The concept of a “fair tax” and possible dissolution of the IRS as promoted by certain Presidential candidates has created great excitement. As stimulating, refreshing and sensible as both may be, I’m afraid there is at least one (ignored) reason why neither will happen in the foreseeable (like, forever) future. Consider:

  • The IRS has 91,717 employees (source: IRS 2006 Data Book) with the force and weight of law relieving us of the fruits of our labor at a cost of $10.882 billion (source: IRS 2006 Budget).
  • We are paying $4,128,662,000 to 19,242 tax preparation services with 205,122 employees to help us relieve ourselves of the fruits of our labor (source: 2002 Economic Census*).
  • Ditto for a substantial portion of the $48,497,646,000 we pay to the 56,705 Certified Public Accounting firms with 426,208 employees (source: 2002 Economic Census*), granted, CPA’s do other things besides taxes.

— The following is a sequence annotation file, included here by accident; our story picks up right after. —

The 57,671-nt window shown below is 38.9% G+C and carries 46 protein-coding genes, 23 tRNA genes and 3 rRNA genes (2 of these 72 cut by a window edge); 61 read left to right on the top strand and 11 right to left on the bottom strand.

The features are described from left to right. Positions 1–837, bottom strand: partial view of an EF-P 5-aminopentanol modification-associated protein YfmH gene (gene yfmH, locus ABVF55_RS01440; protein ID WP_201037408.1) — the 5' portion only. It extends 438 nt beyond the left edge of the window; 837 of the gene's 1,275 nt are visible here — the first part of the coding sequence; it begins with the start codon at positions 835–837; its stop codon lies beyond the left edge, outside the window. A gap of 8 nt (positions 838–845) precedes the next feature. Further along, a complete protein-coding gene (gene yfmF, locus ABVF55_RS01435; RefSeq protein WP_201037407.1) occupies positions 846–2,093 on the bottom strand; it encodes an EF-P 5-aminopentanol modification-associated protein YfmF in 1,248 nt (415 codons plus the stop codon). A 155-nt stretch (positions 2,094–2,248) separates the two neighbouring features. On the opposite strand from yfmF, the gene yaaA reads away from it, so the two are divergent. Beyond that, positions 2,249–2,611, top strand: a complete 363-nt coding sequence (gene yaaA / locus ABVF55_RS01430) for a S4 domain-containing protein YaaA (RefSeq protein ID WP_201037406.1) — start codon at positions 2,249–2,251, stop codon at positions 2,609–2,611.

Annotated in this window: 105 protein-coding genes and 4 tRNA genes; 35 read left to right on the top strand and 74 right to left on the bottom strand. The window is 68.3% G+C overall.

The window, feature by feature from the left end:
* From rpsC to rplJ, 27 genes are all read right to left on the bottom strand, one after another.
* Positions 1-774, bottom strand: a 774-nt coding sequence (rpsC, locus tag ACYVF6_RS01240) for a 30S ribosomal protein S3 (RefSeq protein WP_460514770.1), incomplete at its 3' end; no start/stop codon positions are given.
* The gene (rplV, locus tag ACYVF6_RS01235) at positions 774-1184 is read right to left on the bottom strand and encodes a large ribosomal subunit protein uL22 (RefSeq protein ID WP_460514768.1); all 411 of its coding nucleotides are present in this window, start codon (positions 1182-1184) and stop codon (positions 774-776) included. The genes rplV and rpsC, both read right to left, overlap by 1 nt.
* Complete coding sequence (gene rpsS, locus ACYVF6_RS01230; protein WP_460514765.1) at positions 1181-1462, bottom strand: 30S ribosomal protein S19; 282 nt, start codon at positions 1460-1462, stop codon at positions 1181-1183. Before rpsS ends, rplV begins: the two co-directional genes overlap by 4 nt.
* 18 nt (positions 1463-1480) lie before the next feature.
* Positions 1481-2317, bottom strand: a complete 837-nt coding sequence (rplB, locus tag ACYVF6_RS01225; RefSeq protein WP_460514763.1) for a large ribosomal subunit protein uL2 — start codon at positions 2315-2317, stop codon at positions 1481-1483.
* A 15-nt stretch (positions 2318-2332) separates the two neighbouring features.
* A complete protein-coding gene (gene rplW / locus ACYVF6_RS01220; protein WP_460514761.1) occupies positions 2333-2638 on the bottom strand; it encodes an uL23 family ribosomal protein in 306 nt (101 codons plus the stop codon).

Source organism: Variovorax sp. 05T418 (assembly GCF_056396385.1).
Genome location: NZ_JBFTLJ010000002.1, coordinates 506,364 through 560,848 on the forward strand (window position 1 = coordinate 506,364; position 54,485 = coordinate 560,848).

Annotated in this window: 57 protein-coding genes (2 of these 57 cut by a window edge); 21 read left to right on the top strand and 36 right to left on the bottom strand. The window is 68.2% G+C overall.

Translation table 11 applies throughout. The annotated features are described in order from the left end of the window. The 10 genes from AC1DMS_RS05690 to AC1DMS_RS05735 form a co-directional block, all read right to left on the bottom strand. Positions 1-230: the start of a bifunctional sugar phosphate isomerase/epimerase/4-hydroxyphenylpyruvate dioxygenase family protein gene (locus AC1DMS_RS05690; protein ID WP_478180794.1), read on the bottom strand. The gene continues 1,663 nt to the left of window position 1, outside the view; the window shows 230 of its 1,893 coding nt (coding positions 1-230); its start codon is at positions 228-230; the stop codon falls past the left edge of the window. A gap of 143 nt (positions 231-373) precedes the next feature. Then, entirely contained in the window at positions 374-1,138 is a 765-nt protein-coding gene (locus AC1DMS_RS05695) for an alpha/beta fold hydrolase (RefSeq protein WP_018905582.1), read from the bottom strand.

• Never mind the multitudes involved in litigation, ancillary services, or contracted/outsourced services (primarily by the IRS), which are undocumented and therefore indeterminate.

* The Economic Census is conducted every 5 years. The 2007 data is not yet available.

Tallying the numbers above it takes 723,000 people (jobs) at a cost of $63 billion per year just to pay our taxes. One shame of these statistics is that (I surmise) those jobs and that money are, to a great extent, included in the rosy job and GDP numbers that we hear regularly. I’m sorry, but I don’t see how 723,000 people and $63 billion collecting taxes is adding value to the economy. Value is added to the economy when we spend of our own freewill, not under force of law, never mind the insult of the nature of the expenditure.

723,000 jobs
$63 billion
They won’t go quietly.

Chuck is self-employed in agri-business in Virginia. He can be contacted at

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